THE dyno cell at Street Machine Summernats has always been a place of heroes or heartbreak, but this year’s event saw some changes in how the dyno comp was run. After using traditional chassis dynos for the past 22 years, Summernats 32 saw Mainline hub dynos given the nod. The main difference between hub and chassis dynos is that the car’s wheels are removed and the dyno bolted directly to the driveface of the diff or CV shaft, eliminating potential tyre-slip issues.
Once again Adam Rogash and his MPW Performance crew put on a killer show in the MPW Dyno Cell over the weekend, with the Haltech Horsepower Heroes competition run on a 2000hp-rated Mainline portable hub dyno, while the insane Turbo versus Blower Challenge used a 3000hp-rated Mainline hub unit bolted to the shed floor.
“The hub dynos have been really good,” Adam said. “We haven’t had a single person say they thought their car was turning the tyres, and the boys are actually finding it better to do the hub dyno. They’re not as sore, they’re not covered in dirt or rubber, they’re not burning and melting straps, and even the safety officers are happier with the hub dyno as there are no issues with straps. It does take a bit longer to set it all up, as we spent a full day getting everything ready this year.”
One area of contention was whether the hub dynos read higher than chassis dynos, as the cars don’t have to turn the rear wheels.
“There will be a slight difference in power figures between chassis and hub dynos,” Adam said. “I’ve had a lot of people ask how much higher a hub dyno will read, but it really depends on the chassis dyno they’ve used in the past. Some chassis dynos will be 5-10 per cent lower than this hub, but then other chassis dynos can read 20 per cent higher! A dyno is a tuning tool at the end of the day.”
The Turbo versus Blower Challenge saw two drag cars try and settle the battle over what makes more power – turbos or superchargers. Only in recent years have hub dynos been able to test drag cars, with the new generation of hub dynos capable of safely holding over 3000hp.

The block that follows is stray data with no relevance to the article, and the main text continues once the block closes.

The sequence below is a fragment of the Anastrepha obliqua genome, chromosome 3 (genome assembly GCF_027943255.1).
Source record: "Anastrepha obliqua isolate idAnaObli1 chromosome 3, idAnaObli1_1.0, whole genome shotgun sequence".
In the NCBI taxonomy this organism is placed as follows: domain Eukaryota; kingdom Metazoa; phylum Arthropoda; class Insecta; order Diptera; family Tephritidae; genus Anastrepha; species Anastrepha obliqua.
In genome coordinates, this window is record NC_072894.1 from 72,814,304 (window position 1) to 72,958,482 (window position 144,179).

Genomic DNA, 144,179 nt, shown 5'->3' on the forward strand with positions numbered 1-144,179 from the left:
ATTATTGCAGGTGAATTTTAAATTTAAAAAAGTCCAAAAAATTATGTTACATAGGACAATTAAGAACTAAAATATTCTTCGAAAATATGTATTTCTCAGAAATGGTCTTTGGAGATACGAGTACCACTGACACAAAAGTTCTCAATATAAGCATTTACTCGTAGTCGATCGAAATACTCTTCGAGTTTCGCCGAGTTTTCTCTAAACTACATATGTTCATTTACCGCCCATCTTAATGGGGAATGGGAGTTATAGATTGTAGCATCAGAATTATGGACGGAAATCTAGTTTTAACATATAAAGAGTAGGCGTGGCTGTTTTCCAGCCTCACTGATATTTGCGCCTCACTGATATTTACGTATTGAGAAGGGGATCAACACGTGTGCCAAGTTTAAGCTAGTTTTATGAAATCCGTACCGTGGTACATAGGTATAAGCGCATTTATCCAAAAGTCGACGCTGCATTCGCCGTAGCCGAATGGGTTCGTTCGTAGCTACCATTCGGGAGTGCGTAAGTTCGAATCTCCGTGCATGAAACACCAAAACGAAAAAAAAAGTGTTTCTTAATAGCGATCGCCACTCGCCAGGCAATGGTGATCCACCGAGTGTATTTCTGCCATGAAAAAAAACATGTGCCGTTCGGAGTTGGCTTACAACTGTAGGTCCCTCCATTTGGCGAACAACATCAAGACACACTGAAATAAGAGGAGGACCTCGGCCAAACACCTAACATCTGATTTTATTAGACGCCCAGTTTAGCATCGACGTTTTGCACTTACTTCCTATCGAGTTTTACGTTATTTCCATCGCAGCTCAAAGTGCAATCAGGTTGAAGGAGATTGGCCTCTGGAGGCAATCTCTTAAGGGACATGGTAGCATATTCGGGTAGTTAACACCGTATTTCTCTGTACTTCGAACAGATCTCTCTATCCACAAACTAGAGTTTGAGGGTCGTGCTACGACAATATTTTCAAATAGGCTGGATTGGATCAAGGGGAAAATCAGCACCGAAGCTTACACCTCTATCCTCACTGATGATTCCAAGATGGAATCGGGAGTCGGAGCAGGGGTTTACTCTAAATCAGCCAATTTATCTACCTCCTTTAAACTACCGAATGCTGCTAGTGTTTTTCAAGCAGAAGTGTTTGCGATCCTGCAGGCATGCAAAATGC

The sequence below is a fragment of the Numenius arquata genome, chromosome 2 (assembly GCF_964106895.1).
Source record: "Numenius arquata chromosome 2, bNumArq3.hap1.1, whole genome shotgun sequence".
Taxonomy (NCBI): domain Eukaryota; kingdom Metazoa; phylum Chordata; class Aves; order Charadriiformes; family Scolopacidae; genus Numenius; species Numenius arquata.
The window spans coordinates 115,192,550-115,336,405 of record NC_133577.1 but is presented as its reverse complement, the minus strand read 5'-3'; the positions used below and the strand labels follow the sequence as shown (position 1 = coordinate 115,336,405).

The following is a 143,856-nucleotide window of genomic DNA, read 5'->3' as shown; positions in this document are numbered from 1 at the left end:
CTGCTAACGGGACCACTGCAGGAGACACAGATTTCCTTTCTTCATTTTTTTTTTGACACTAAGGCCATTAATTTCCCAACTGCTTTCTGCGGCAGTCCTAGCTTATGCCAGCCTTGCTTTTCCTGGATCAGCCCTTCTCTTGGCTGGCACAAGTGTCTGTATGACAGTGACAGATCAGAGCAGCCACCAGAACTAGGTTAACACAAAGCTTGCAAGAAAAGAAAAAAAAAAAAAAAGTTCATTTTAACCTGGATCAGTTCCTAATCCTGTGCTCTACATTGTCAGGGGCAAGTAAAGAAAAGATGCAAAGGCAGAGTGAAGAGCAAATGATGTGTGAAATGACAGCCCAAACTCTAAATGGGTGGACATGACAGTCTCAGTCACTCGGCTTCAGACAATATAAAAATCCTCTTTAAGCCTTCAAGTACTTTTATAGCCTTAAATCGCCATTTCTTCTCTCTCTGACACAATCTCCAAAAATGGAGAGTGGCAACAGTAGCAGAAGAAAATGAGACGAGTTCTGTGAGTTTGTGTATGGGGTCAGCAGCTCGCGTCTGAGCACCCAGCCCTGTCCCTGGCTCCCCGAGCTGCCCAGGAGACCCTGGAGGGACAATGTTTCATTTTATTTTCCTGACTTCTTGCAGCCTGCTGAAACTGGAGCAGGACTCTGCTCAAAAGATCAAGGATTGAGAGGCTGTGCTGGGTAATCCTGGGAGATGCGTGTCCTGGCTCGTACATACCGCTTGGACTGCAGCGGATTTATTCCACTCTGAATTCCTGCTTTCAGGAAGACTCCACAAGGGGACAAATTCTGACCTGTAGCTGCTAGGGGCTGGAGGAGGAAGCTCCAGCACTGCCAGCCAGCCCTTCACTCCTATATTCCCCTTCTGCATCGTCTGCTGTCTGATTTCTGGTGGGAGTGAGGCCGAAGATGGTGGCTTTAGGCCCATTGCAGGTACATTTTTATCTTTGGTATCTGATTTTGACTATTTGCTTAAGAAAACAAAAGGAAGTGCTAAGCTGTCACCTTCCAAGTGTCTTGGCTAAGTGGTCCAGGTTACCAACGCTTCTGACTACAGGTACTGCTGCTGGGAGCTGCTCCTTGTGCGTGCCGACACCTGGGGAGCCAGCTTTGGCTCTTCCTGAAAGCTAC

“The Blower versus Turbo Challenge was run solely on the Mainline 3000hp dyno, which is bolted to the floor, whereas all the other cars were run on a 2000hp dyno, which is portable,” Adam explained.
“The portable dyno uses extended feet, which means we don’t have to be dead-straight lining the cars up, unlike the 3000hp dyno, which is actually on rails and requires us to put the front of the cars on GoJaks so they can be perfectly aligned in the set-up. If we were using two 3000hp dynos we would get through maybe half the cars we’ve done over this weekend.”
After a huge weekend that shattered the previous horsepower records, Adam was stoked at how the MPW Dyno Cell ran. “I’m over the moon! We had seven cars make over 1000hp at the hubs on Saturday alone, and we’re seeing bigger power than we’ve ever seen before; we had three cars smash the 2000hp mark, and we broke the 3000hp barrier for the first time ever at Summernats. It’s beautiful.”
While much of the attention was on the Turbo versus Blower Challenge, Adam saw the real growth in power coming from regular street machines. “The majority of big horsepower figures were from street cars, as street cars are where it’s at,” he said. “The boys at Castle Hill Performance and ACDelco put on an awesome show [in the Turbo versus Blower Challenge], but I have to say the street cars were super-impressive this year. The finals of Horsepower Heroes had four cars making over 1000hp, with a turbo six-cylinder ute going 1112hp, and then the Forced Induction Eight-Cylinder class going 1350hp, 1469hp and 2483hp! This shows that the Summernats Horsepower Heroes competition is alive and well, especially as the dyno cell has been packed all weekend.
“The boys from MPW worked flawlessly through the weekend, and I can’t thank them enough,” Adam continued. “We have a few ideas for next year already, but we’ll just have to wait and see what happens there.”